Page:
The fact that seven of the nine readings
proclaimed during the Easter Vigil are from the Hebrew Scriptures tells us several things.
First, this service certainly comes from early Christianity,
from a period in which the Christian Scriptures were not yet regarded as
Bible. It took a couple of centuries before anyone dared include the New
Testament in the same volume as the Old Testament. Before then, the only
Bible Christians knew was the Bible Jesus used.
Though Pauls letter, the Gospels and other writings
were saved and read, they were not yet regarded as having the same level of divine
inspiration as the Hebrew Scriptures.
Second, this preponderance of readings from the Hebrew
Scriptures also helps us appreciate how early Christians regarded Scripture. They
didnt believe the Bible was just a record of God working in past peoples
lives. They presumed their sacred writings were a door which people of faith entered in
order to understand how God was working in their present lives. What happened before was
still happening now.
Though each part of the liturgy is geared to help us reflect
on Jesus Resurrection, His first followers were convinced there was much more to His
becoming a new creation than just a narrative about some women discovering an empty tomb
one Sunday morning and hearing an angel proclaim, He has been raised up; He is not
Those who originally created this vigil regarded Jesus and
themselves as part of a centuries-long process of people giving themselves to God,
trusting in someone who was leading them far beyond the limits in which their human nature
had encased them.
For people of the book, this trusting began when their
ancestors stepped out into a sea which normally would have killed them. Yet because they
dared trust Yahwehs word that theyd be okay, it turned into a sea of freedom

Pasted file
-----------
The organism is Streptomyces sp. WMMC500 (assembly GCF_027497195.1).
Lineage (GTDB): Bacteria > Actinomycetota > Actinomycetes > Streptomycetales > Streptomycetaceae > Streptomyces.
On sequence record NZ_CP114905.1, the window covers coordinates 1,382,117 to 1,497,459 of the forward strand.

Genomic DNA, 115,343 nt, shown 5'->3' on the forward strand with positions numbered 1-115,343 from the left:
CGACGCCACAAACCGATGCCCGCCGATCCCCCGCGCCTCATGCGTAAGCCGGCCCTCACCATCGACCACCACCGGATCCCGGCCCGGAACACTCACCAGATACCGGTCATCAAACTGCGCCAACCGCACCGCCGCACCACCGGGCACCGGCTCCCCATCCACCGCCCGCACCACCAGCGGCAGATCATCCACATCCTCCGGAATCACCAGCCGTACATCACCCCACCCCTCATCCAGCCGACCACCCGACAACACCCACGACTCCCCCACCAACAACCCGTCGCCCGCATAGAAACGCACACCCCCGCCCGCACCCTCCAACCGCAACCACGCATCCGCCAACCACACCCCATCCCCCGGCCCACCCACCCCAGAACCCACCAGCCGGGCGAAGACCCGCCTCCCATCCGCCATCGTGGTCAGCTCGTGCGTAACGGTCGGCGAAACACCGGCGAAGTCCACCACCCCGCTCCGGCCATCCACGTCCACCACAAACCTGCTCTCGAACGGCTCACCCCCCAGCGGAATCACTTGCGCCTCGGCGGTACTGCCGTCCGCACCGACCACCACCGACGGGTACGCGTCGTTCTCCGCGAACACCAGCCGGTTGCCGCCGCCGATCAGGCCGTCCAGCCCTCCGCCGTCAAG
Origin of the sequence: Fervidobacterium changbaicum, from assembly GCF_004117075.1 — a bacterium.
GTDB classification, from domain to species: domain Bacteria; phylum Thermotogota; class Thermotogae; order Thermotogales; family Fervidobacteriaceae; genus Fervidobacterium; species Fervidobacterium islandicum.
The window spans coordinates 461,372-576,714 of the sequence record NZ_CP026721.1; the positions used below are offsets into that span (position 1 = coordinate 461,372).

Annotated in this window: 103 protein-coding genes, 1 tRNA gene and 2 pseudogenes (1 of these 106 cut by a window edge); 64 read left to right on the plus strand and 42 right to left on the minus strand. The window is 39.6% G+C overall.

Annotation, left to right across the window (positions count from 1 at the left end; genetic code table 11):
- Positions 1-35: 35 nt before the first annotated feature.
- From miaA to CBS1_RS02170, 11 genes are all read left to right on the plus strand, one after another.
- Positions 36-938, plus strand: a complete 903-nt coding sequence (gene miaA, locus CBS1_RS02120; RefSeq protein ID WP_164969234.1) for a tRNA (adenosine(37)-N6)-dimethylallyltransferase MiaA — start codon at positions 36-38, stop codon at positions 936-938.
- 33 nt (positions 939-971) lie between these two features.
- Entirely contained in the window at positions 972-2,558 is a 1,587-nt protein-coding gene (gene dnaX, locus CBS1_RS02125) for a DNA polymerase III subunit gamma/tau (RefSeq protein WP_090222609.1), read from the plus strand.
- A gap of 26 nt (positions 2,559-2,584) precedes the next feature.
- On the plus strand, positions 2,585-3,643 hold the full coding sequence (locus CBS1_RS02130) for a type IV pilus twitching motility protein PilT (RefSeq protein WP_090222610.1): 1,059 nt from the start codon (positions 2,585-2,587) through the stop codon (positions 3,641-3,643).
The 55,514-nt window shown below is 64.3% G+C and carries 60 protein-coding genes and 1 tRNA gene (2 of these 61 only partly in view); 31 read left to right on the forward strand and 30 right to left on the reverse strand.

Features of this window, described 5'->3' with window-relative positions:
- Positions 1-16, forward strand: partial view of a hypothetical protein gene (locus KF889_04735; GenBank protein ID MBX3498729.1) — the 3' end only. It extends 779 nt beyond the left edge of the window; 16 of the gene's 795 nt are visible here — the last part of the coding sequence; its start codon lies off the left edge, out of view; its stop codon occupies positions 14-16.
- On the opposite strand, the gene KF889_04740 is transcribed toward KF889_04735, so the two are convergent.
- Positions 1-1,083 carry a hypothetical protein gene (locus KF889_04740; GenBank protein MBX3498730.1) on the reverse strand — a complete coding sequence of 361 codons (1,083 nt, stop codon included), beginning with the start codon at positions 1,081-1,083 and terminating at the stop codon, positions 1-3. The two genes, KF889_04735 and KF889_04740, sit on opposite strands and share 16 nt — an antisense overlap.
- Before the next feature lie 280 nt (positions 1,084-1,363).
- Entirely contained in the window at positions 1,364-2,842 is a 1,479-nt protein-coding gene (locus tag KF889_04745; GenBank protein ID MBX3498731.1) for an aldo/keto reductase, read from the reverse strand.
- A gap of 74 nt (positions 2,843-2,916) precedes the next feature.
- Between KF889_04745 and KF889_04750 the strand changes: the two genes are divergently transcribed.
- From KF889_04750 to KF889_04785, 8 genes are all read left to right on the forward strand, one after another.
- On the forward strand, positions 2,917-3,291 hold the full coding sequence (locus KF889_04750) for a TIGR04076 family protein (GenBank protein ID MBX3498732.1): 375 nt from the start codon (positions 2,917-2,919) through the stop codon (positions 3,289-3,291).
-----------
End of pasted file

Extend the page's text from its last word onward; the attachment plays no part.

(Ex 14: 15-15:1).
Not only would they never forget the actual Exodus,
individuals like the prophet Deutero-Isaiah began to reflect and understand how that same
word affected peoples lives 700 years after the Chosen People left Egypt (Is 55:
1-11). It became the most valuable dimension of their lives. The prophet can only compare
it to rain and snow which come down from heaven and give life to everything they touch.
Another author would later create the creation story of
Genesis 1, rooting it in Deutero-Isaiahs theology of Yahwehs word (Gen 1:
1-2:2). Unlike the earlier story of Genesis 2, God doesnt break a sweat in this
narrative. The divine word does all the work, brining order out of chaos, life out of
primeval darkness. This myth made sense to its readers because this is exactly what
Gods word had accomplished in their own lives.
Finally, its that same word, delivered through an
angel, which gives life to the three women venturing out early that Sunday morning to
anoint a dead friends body (Mk 16: 1-8). They not only discover their friend is no
longer in the tomb, but also find out that He who throughout His life so deeply trusted in
that words has been raised.
Their discovery redirects their morning. Instead of
anointing, theyre now to proclaim that same word of life and freedom to Jesus
disciples - especially to one disciple, Peter, who failed so badly because he didnt
trust in that word.
Though the women at this point dont seem to fulfill
their word-ministry, we know their word eventually brings life to Jesus
small, lifeless community.
As we sit back and listen to Gods word at the Easter
vigil, were not just taking part in a religious ceremony. Were actually being
called to reflect on how that word has brought us life. If it hasnt, itd be
best to stay home.